Michael Marcinkowski
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Why did Cavemen flop? The unpopular show, sprung from the popular Geico car insurance ads, fatally broke the first rule of sitcoms: you couldn’t tell the characters apart. Think of The Honeymooners, or Three’s Company, or Seinfeld. The ­characters are distinctly shaped, coiffed, gendered, mannered, or aged. Within a minute of watching, you can tell who’s who and grasp the situation.

A costumed sitcom (coscom?) distinguishes its main characters pretty handily: there can only be one “Alf.” The Addams Family took this principle to the extreme with Cousin Itt and Thing, characters stripped to their essences. The rule of quick distinction extends to any medium in which rapid characterization is paramount. It’s why Groucho Marx cultivated the eyebrows and mustache, Chico the hat and accent, Harpo the wig and the silence. (Predictably, most people forget Zeppo, the brother without a gimmick.) The prosthetically browed Cavemen, perhaps, were too high-­definition for most television sets for folks to really register the differences between characters. (Despite years of conditioning through anthropomorphic animal cartoon heroes, viewers instead sought the human behind the Neanderthal.) To our species­ist eyes, the Cavemen (mainly the trio of Joel, Andy, and Nick) were interchangeable, their subtly distinct personalities obscured by tufts of hair and false teeth.

But it was Cavemen’s TV-ad roots that proved to be more troublesome. From the start, viewers compared the show unfavorably to its characters’ original iterations. What was the difference?

As stars of the entertaining Geico ads, the Cavemen created an ironic distance between the ad itself (“So easy, a caveman could do it”) and the viewer sitting at home. By having a Caveman speak for us (the real targets of Geico’s pitch), the ads could deliver their message while acknowledging the alienated situation we find ourselves in whenever an advertisement is directed our way. The Cavemen took issue with the basic maneuver of modern advertising: we’re not thin enough, not smart enough, don’t spend enough time working, don’t spend enough time relaxing. They gave expression to the insulting nature of advertising’s lowered expectations. They were on our side.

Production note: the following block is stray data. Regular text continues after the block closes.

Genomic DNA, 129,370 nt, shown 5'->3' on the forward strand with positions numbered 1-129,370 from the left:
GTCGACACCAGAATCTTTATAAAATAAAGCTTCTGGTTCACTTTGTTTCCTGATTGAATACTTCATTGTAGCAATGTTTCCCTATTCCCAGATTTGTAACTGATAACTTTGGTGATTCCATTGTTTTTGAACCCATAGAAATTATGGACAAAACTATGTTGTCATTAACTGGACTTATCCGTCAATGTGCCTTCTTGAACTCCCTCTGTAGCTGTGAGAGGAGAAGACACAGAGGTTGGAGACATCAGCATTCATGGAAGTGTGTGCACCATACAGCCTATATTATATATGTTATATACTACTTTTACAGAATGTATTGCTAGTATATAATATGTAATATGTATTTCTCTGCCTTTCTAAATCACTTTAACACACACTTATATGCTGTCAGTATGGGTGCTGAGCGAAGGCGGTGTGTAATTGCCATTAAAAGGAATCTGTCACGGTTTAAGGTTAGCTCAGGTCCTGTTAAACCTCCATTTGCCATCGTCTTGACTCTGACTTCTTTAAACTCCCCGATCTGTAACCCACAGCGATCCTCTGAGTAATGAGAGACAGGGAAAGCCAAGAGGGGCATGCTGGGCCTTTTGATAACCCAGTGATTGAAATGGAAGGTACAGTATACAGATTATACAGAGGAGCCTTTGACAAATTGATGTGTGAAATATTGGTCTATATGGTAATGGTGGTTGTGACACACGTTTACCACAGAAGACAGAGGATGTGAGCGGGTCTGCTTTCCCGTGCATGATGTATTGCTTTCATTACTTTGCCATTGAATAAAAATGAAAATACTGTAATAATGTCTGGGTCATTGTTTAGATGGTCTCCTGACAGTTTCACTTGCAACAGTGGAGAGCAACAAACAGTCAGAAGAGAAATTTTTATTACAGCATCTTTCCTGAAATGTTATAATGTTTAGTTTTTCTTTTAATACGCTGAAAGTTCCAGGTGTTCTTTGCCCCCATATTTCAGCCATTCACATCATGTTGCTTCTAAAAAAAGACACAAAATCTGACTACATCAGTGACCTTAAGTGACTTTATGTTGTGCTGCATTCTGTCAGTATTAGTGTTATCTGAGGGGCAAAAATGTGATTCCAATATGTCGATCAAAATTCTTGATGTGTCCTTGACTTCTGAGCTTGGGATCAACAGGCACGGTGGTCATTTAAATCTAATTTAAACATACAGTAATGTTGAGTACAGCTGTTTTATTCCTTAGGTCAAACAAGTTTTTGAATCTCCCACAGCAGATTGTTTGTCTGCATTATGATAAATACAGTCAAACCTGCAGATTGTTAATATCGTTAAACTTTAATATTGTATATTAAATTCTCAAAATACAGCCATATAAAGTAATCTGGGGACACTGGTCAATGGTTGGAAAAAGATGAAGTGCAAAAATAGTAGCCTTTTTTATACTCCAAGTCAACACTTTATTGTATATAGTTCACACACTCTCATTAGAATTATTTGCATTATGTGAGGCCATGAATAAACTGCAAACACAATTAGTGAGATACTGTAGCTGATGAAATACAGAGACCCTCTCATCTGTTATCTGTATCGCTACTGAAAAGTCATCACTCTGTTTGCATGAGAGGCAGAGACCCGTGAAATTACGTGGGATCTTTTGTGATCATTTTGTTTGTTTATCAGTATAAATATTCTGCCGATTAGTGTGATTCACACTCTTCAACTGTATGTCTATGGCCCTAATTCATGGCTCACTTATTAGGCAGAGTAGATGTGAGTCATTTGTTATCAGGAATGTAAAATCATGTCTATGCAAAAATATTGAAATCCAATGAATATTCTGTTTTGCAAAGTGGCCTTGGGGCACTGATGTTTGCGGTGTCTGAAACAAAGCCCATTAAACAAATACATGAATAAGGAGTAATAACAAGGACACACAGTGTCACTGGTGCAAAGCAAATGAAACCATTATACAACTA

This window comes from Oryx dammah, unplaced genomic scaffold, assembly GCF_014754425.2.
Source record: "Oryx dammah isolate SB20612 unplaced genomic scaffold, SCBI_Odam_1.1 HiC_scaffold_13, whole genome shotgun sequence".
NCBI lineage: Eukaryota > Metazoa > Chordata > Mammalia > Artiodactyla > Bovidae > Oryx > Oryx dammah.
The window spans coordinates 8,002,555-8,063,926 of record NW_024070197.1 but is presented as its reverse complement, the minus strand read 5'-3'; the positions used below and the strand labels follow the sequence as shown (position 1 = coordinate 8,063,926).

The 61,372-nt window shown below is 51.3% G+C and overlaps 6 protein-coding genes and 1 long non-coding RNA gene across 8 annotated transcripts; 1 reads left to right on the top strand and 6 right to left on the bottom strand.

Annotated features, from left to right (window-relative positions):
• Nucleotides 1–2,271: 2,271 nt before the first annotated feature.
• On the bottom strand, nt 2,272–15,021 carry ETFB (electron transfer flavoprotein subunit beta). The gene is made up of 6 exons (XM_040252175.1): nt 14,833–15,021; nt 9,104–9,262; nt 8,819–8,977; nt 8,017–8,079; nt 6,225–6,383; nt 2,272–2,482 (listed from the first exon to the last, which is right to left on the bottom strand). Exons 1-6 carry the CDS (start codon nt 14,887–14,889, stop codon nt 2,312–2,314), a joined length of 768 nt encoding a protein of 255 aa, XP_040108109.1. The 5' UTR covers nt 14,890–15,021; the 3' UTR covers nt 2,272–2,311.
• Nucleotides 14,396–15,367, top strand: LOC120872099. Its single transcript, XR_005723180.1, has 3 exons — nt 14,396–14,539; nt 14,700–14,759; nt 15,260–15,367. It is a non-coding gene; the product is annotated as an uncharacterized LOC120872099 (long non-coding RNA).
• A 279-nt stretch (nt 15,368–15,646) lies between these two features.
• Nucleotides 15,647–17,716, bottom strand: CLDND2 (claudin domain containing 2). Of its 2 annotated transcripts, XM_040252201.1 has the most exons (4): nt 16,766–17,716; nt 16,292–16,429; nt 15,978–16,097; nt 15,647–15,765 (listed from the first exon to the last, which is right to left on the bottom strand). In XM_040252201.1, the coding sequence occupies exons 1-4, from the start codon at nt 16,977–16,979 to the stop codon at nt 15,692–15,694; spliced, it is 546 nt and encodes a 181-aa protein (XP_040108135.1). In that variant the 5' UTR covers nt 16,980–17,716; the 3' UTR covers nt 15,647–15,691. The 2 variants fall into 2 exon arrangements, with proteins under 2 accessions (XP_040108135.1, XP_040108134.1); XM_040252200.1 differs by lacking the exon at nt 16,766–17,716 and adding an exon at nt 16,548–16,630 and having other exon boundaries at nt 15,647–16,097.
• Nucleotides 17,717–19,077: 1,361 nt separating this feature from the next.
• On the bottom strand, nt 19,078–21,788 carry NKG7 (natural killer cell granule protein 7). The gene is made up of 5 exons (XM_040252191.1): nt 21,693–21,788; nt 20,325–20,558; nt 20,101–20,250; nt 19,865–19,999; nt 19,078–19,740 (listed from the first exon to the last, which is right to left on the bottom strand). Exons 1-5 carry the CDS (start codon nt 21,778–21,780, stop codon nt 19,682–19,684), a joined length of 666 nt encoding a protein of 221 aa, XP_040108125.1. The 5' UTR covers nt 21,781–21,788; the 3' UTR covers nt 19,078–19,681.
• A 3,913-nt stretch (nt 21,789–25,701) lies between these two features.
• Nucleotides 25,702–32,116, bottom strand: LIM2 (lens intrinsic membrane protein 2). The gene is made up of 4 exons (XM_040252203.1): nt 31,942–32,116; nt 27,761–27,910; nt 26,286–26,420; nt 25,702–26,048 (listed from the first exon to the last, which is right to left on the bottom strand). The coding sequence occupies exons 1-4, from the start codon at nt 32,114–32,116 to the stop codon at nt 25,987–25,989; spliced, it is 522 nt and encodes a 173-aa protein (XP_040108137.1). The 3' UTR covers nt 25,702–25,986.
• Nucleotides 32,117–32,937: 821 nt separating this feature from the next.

In the move from ads to coscom, the Cavemen expanded their commercial critique to the whole of American upper-middle-class society, with its offices and ­condos and dinner dates. They were here to save us from the capital­-obsessed, marketing-driven bourgeois society. 

And that’s when the problems really started. Their function was the same in both settings, but the commercials worked too well: the characters became known as “the Cavemen from that Geico commercial.” They achieved their evangelical goal of revealing the dirtiness of advertising, so much so that they themselves fell to their own critique, sullied in their dramatic debut by their own commercial origins.

As meta-shills, the Cavemen’s “primitive” nature allowed them to be explicit everymen. They were outside of history and could approach the world without guilt. But when they jumped to prime time, they could no longer be abstract characters. They were saddled with the history of their own creation—their Madison Avenue ré­sumé—and lost their purity. By being specifically associated with a documented transgression (being in the ads as de facto pitchmen), and by initially being so distant from any built-up historical culpability as characters, the move from pristine, guiltless caveman (in the ads) to historicized caveman (in the show) was that much more shocking.

Were the ads so much “better” than the show, or was this perception a result of categorical confusion? Previous audiences had been used to quarantining ads to two-­minute blocks, safely away from proper entertainment. Cavemen spilled over, demonstrating what Fredric Jameson termed the total flow of television, with commercials and programs all part of one experience. The object lesson was too close to horror for prime-time viewers, too far from humor—and too much for the ratings to bear.

Michael Marcinkowski

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